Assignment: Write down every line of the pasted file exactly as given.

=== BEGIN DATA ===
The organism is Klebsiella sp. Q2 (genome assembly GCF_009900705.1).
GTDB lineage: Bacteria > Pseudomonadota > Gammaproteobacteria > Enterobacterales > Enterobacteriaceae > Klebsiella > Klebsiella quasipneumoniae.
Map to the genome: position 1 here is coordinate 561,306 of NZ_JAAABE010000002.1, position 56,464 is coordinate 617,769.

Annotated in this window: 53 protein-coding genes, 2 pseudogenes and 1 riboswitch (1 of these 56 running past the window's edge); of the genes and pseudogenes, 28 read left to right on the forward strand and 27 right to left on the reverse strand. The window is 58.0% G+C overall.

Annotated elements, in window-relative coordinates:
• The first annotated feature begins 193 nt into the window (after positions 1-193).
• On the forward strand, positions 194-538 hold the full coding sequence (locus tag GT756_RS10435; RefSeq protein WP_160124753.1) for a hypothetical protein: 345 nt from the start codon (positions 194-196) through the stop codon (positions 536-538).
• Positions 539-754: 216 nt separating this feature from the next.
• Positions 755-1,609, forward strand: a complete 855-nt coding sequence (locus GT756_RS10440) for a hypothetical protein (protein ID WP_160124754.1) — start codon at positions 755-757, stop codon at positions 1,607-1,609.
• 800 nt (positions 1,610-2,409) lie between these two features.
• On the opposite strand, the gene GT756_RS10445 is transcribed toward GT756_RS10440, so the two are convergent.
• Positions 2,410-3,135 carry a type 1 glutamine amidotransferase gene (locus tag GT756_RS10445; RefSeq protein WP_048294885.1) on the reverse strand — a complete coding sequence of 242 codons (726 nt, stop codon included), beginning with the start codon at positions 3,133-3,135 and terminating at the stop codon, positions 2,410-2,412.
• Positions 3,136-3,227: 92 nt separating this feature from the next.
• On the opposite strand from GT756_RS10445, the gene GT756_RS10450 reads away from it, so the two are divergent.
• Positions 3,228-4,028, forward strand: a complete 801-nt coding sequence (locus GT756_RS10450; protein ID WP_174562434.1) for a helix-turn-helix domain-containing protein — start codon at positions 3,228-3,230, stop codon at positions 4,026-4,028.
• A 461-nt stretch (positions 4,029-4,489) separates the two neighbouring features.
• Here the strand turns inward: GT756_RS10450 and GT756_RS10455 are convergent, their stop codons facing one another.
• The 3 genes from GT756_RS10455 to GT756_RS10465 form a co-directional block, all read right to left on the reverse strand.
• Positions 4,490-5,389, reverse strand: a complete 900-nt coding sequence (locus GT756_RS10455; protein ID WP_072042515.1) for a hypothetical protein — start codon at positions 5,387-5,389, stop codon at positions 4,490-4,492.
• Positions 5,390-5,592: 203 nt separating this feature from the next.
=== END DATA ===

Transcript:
The organism is Klebsiella sp. Q2 (genome assembly GCF_009900705.1).
GTDB lineage: Bacteria > Pseudomonadota > Gammaproteobacteria > Enterobacterales > Enterobacteriaceae > Klebsiella > Klebsiella quasipneumoniae.
Map to the genome: position 1 here is coordinate 561,306 of NZ_JAAABE010000002.1, position 56,464 is coordinate 617,769.

Annotated in this window: 53 protein-coding genes, 2 pseudogenes and 1 riboswitch (1 of these 56 running past the window's edge); of the genes and pseudogenes, 28 read left to right on the forward strand and 27 right to left on the reverse strand. The window is 58.0% G+C overall.

Annotated elements, in window-relative coordinates:
• The first annotated feature begins 193 nt into the window (after positions 1-193).
• On the forward strand, positions 194-538 hold the full coding sequence (locus tag GT756_RS10435; RefSeq protein WP_160124753.1) for a hypothetical protein: 345 nt from the start codon (positions 194-196) through the stop codon (positions 536-538).
• Positions 539-754: 216 nt separating this feature from the next.
• Positions 755-1,609, forward strand: a complete 855-nt coding sequence (locus GT756_RS10440) for a hypothetical protein (protein ID WP_160124754.1) — start codon at positions 755-757, stop codon at positions 1,607-1,609.
• 800 nt (positions 1,610-2,409) lie between these two features.
• On the opposite strand, the gene GT756_RS10445 is transcribed toward GT756_RS10440, so the two are convergent.
• Positions 2,410-3,135 carry a type 1 glutamine amidotransferase gene (locus tag GT756_RS10445; RefSeq protein WP_048294885.1) on the reverse strand — a complete coding sequence of 242 codons (726 nt, stop codon included), beginning with the start codon at positions 3,133-3,135 and terminating at the stop codon, positions 2,410-2,412.
• Positions 3,136-3,227: 92 nt separating this feature from the next.
• On the opposite strand from GT756_RS10445, the gene GT756_RS10450 reads away from it, so the two are divergent.
• Positions 3,228-4,028, forward strand: a complete 801-nt coding sequence (locus GT756_RS10450; protein ID WP_174562434.1) for a helix-turn-helix domain-containing protein — start codon at positions 3,228-3,230, stop codon at positions 4,026-4,028.
• A 461-nt stretch (positions 4,029-4,489) separates the two neighbouring features.
• Here the strand turns inward: GT756_RS10450 and GT756_RS10455 are convergent, their stop codons facing one another.
• The 3 genes from GT756_RS10455 to GT756_RS10465 form a co-directional block, all read right to left on the reverse strand.
• Positions 4,490-5,389, reverse strand: a complete 900-nt coding sequence (locus GT756_RS10455; protein ID WP_072042515.1) for a hypothetical protein — start codon at positions 5,387-5,389, stop codon at positions 4,490-4,492.
• Positions 5,390-5,592: 203 nt separating this feature from the next.